Henderson Shorter - Blek Le Rat

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"Every time I think I've painted something slightly original, I find out that Blek Le Rat has done it as well. Only twenty years earlier..." - Banksy. 

Blek Le Rat is an infamous stencil graffiti artist from France, the 'godfather' of the medium as it is known today. Born as Xavier Prou in Paris, 1951, Blek Le Rat at École des Beaux Arts de Paris -Etching, Lithography for five years; Architecture for another six.  He began Stencil Graffiti around the age of 30, rather late compared to other, more notorious graffiti artists. But his personal belief is that the technique created street art appropriate to the city of Paris, given its historical past.  

His inspiration is rooted in the propaganda stencils of Mussolini seen in post-Fascist Italy. Being exposed to it at a young age, long after the dictator's fall, he saw the graffiti beyond its ideological connotations as more of a medium of communication, as a means of 'interfacing with the street'. This inspiration became amplified during a trip to New York in the 1970s, which exposed Blek to a new, more urgent phenomenon of street art.  There were the works of Keith Haring and Jean-Michel Basquiat who were sources of inspiration for Blek Le Rat. That they were producing fine art provided a channel through which Blek Le Rat could comprehend the complexity of their works. Among the other New York graffiti artists whom Blek cited as inspirations include Taki 183. His tag represented the template of tags from New York of the 70s: a personal alias and the street from which one hailed. This sort of signature, when graffitied upon the street, could be seen as a way of making urban space legible, personal, a niche of familiarity in an alienating realm. This understanding of graffiti is echoed in the work of Blek Le Rat. 

While the works of Blek Le Rat are not political, they express awareness of society; they were intended to spread awareness of social issues. He began stenciling rats to demonstrate their proliferation in Paris. Later, he stenciled larger figures: homeless men; child beggars; religious figures; and others. These projects were largely inspired the street art of Richard Habbleton, whose mark was left in Paris when he worked there in 1982-83. As his work proliferated Paris - he was a pioneer of street art in Paris and in Europe - he began working in other French urban centers, and laterin the rest of Europe.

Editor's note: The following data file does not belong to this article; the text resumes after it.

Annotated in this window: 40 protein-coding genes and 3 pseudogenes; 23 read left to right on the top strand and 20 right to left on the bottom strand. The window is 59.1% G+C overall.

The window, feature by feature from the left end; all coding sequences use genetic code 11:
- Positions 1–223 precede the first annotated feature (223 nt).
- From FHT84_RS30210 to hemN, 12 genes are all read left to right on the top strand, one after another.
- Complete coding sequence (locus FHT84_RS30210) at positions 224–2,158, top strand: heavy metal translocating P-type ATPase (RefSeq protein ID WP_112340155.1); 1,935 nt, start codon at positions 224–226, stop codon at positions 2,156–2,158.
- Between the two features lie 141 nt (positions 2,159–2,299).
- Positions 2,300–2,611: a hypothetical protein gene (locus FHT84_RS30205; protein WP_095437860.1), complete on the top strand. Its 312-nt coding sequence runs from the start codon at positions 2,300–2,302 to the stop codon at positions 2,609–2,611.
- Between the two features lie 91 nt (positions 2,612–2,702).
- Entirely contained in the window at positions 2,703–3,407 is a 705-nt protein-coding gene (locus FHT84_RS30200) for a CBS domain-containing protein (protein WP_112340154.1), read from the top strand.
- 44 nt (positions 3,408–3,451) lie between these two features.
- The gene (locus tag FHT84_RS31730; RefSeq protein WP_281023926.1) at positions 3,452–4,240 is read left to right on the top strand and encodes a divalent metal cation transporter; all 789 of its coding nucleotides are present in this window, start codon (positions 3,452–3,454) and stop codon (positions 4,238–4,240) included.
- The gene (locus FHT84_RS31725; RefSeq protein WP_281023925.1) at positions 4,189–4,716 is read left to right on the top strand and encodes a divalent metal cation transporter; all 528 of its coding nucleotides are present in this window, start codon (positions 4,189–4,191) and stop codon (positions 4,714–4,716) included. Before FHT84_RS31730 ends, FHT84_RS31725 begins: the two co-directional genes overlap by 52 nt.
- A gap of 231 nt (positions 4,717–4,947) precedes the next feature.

After his prolific years of the 1970s and 1980s, charges were filed against Blek after he was caught in 1991; the result was ten years worth of fines to be paid in a single year. This legal debacle alone forced a change in expression. Post-1991, Blek began postering, a medium he now prefers to stencil graffiting:  

"Actually, I prefer to work with posters. Because you go faster. In the street, you must be very fast. If you stay longer than two minutes, the police come. But with posters you go very fast. In 30 seconds you can paste a poster. Also, it's not an aggression for the wall. I understand the reaction of people when they are not so happy to have graffiti on their walls. I want to be nice with people and I like people to be nice with me. That's the reason also I don't make aggressive images. You know all my images are suitable for people, for children, for everyone. Some graffiti artists want to destroy the city but I'm not like that at all. I don't want to make sex images or stuff like that. My images are a present I make for everyone." - Blek Le Rat, Interview w/ Pal Hansen, Times of London, June 8, 2008. 

These poster projects are easier, more mobile, less hazardous from a legal perspective. The intention of their content is still to bring awareness to major issues, such as urban poverty - intentionality that maintains contiguity with his historical work. As part of his post-1991 ambitions, projects are becoming increasingly global. In his own words,   

"Today in the 21st century, we don't have a whole lot of adventures left. For me, working in the streets is a great adventure. Alexander the Great made a campaign all the way to Asia. He left a trace in every city he went through, with graffiti. But he also brought the Greek culture to India. I'd like to remake this tour, through Greece, Turkey, Iran, up to Afghanistan, turn around to go to Egypt, and thus work in each city where Alexander the Great had passed through, leaving images. This will be my biggest adventure" - Blek Le Rat.

So, given his history, what is the contemporary significance of Blek Le Rat? As the  purported godfather of stencil graffiti, he has heavily influenced notable graffiti artists, such as Banksy and Sheppard Farley. These artists have popularized a particular medium of graffiti. And, in the case of Banksy, have elevated it to a commoditized work of fine art; his works on canvas now sell for hundreds of thousands of dollars through Christie's and Sotheby's. As regards his perspective on Banksy, Blek Le Rat stated:   

"I respect his work very much. He is very important. I started the movement but he is like my son. I consider him like my descendant. He took some ideas. But he changed them. And he took the movement to a huge level all over the world. If Banksy didn't exist I would still be a small French guy in Paris doing my things alone. Now I'm known here, I'm known in the States, I'm known everywhere. Thanks to Banksy." - Blek Le Rat, Interview w/ Pal Hansen, Times of London, June 8, 2008.

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